G&W buyout by foreign firms little surprise to investment community

Firms cooperate on $8.4-billion buyout of North American short line holding company
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WAUKESHA, Wis. — Shortline holding company Genesee & Wyoming will soon go private in an $8.4-billion-deal.

And that's about all there is to it, one railroad analyst says.

"It's been strongly rumored for months," says Anthony B. Hatch of ABH Consulting. "I was not surprised." 

Hatch says the broad outlines of a buyout, first reported by Bloomberg in May, included the possibility that Genesee & Wyoming executives would work with Brookfield Infrastructure Partners or another group. This was preceded by G&W executive statements in March. That was when executives said they were looking to be bought out, or take on an investment partner. 

Ultimately, G&W executives agreed to sell the company to Brookfield Infrastructure, a company with energy and transportation assets around the world including in Brazil; and GIC, an investment arm of the Singaporean government. It's the deal that the three announced today. 

"It is a sign of the times rather than the initiation of the times," Hatch says, noting that G&W, "might have run into the problem of size."

By a "problem of size," Hatch refers to G&W being the largest shortline holding company in North America. He says the company's executives have sought bigger deals in recent years — notably in the United Kingdom — which roughly require the same amount of effort as buying another short line in the U.S., but with more potential to "move the needle" for shareholders.

But the environment G&W finds itself in today is a sellers' market, he says, with short lines and lower density Class I railroad mainlines, such as those recently offered by CSX Transportation commanding buyers' attention, if not high valuations.

Diving into G&W's financial numbers, Roy Blanchard emphasizes different points on why the railroad's executives agreed to sell.

In a note to railroad investors who seek his advice, Blanchard writes that G&W carload results, "over the past five years have been less than stellar. The year-to-year swings are I think greater than what [Genesee & Wyoming] likes to see — recall their fondness for using [alternative accounting methods] in their presentations to present the best possible picture."

In speaking with Trains, Blanchard says an investment in G&W makes sense, in part, from the cash flow generated by the 100-plus railroads the conglomerate holds. The railroads may also offer a counter-balance to other assets Brookfield and GIC hold, which may be in less profitable parts of their business cycles — in short, a traditional diversification of assets. Besides generating shareholder value, G&W executives taking the company private can get out of the paperwork and hassle of reporting requirements associated with being listed on a stock exchange.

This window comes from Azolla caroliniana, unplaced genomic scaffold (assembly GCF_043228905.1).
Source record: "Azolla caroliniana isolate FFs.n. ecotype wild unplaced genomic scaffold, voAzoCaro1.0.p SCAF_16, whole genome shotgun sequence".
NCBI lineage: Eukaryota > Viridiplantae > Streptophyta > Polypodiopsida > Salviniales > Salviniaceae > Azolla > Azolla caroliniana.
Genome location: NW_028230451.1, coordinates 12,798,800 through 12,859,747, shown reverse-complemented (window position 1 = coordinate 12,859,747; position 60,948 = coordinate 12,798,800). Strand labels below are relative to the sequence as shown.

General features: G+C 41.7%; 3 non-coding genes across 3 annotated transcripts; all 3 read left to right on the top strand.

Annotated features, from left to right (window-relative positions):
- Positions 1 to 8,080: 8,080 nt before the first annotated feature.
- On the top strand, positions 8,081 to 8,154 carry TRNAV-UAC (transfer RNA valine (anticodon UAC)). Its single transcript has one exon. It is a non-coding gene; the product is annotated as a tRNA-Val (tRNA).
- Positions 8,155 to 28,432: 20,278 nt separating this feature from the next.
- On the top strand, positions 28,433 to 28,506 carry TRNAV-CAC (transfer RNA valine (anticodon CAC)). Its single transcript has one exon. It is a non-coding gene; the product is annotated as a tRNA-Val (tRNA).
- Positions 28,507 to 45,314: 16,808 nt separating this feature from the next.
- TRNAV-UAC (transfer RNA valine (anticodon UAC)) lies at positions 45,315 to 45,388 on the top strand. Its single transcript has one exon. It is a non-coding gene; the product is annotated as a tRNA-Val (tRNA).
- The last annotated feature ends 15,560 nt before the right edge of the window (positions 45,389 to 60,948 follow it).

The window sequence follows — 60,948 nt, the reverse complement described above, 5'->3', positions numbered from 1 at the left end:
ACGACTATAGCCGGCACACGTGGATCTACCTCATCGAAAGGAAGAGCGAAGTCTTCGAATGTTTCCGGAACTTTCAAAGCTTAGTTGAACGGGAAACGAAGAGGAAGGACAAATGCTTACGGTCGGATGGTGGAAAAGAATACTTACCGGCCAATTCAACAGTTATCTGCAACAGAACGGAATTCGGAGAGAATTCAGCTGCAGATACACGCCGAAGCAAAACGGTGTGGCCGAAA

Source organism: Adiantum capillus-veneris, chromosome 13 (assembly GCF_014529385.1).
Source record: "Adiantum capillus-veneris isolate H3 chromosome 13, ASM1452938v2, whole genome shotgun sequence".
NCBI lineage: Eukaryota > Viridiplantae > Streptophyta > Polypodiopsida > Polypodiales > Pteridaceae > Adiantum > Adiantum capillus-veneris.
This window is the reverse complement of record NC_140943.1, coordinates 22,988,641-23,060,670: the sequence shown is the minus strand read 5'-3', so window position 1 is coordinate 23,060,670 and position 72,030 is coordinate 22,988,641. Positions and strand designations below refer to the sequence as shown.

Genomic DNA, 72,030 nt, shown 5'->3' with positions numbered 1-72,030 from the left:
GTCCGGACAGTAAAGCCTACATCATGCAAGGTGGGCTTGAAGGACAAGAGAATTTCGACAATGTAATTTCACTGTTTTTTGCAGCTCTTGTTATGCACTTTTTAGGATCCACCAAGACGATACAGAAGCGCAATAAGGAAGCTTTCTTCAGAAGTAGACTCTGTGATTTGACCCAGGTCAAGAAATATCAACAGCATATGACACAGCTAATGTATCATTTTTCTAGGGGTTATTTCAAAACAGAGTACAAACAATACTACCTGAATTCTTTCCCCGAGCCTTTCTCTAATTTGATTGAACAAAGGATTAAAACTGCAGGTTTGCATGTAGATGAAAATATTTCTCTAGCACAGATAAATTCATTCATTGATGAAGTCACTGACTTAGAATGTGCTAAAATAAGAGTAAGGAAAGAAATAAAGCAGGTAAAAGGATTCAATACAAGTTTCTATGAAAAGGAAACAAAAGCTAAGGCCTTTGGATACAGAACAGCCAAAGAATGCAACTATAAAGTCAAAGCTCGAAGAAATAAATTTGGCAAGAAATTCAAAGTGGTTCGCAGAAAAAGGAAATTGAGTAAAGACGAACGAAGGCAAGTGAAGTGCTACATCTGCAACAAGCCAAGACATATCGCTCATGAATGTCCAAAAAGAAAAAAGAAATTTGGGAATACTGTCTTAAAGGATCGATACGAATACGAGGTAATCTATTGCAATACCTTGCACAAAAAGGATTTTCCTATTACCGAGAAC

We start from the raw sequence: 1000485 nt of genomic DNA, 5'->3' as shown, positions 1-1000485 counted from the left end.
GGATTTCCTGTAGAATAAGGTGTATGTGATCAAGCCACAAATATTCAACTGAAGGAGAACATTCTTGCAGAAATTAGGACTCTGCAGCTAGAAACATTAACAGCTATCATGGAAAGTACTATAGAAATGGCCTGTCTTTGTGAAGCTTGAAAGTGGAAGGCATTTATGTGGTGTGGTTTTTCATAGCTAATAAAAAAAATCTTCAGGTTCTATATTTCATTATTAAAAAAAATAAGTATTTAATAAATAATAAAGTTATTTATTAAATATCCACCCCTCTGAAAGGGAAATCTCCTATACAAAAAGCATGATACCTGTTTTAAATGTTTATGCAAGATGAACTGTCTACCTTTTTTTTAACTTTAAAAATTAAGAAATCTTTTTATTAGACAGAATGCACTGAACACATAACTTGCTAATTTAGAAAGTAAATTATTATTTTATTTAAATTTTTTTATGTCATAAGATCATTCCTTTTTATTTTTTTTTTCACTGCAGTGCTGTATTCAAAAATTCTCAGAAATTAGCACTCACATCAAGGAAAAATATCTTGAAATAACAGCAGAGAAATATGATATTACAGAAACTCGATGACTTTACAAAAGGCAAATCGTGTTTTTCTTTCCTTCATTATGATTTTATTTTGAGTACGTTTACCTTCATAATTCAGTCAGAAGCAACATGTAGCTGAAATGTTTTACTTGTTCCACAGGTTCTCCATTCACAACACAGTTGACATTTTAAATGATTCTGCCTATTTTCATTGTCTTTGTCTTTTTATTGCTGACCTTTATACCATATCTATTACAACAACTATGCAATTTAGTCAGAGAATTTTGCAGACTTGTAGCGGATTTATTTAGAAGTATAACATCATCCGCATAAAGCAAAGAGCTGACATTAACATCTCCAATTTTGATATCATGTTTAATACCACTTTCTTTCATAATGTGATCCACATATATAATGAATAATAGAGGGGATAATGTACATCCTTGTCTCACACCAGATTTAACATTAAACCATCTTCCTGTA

"The downside on railroads is it takes 15 to 20 percent of the revenue," for capital investment, Blanchard says. On the plus side, G&W has, "...international exposure. They have the best short line railroad management team in the business."

Perhaps the only surprise, Hatch says, was the abundance of leaked information leading up to the announcement on Monday. It was the reason for the Bloomberg story and was largely accurate, he says. Though expected in other Wall Street deals, Hatch says Genesee & Wyoming executives have been consistent about not commenting on transactions.

The shortline railroad industry's lobbying and advocacy group, however, had only positive comments on Monday. 

“ASLRRA is pleased that G&W has found an owner with a long-term view on infrastructure and investing. G&W’s 100-plus short line railroads in the U.S. provide hundreds of jobs in the communities they are located in, and service to thousands of shippers throughout small town and rural America, and we see that commitment only increasing. ...,” said Chuck Baker, president of the American Short Line and Regional Rail Road Association. “We do not anticipate any change to G&W’s involvement in our Association as a result of the change in ownership from public markets to private long-term infrastructure investors.”

Genesee & Wyoming Railroad executives say in a news release that they expect the transaction to be final by later this year or early 2020. And, as a result of the pending sale, executives will stop releasing monthly carload data and will not hold a second quarter conference call with investors.

The railroad says the deal is subject to approval from shareholders as well as the Surface Transportation Board, and the U.S. Committee on Foreign Investment, among others.

UPDATE: Comments from Chuck Baker, ASLRRA president. July 2, 2019, 4:09 p.m. Central time.

NEWSWIRETrains News Wire

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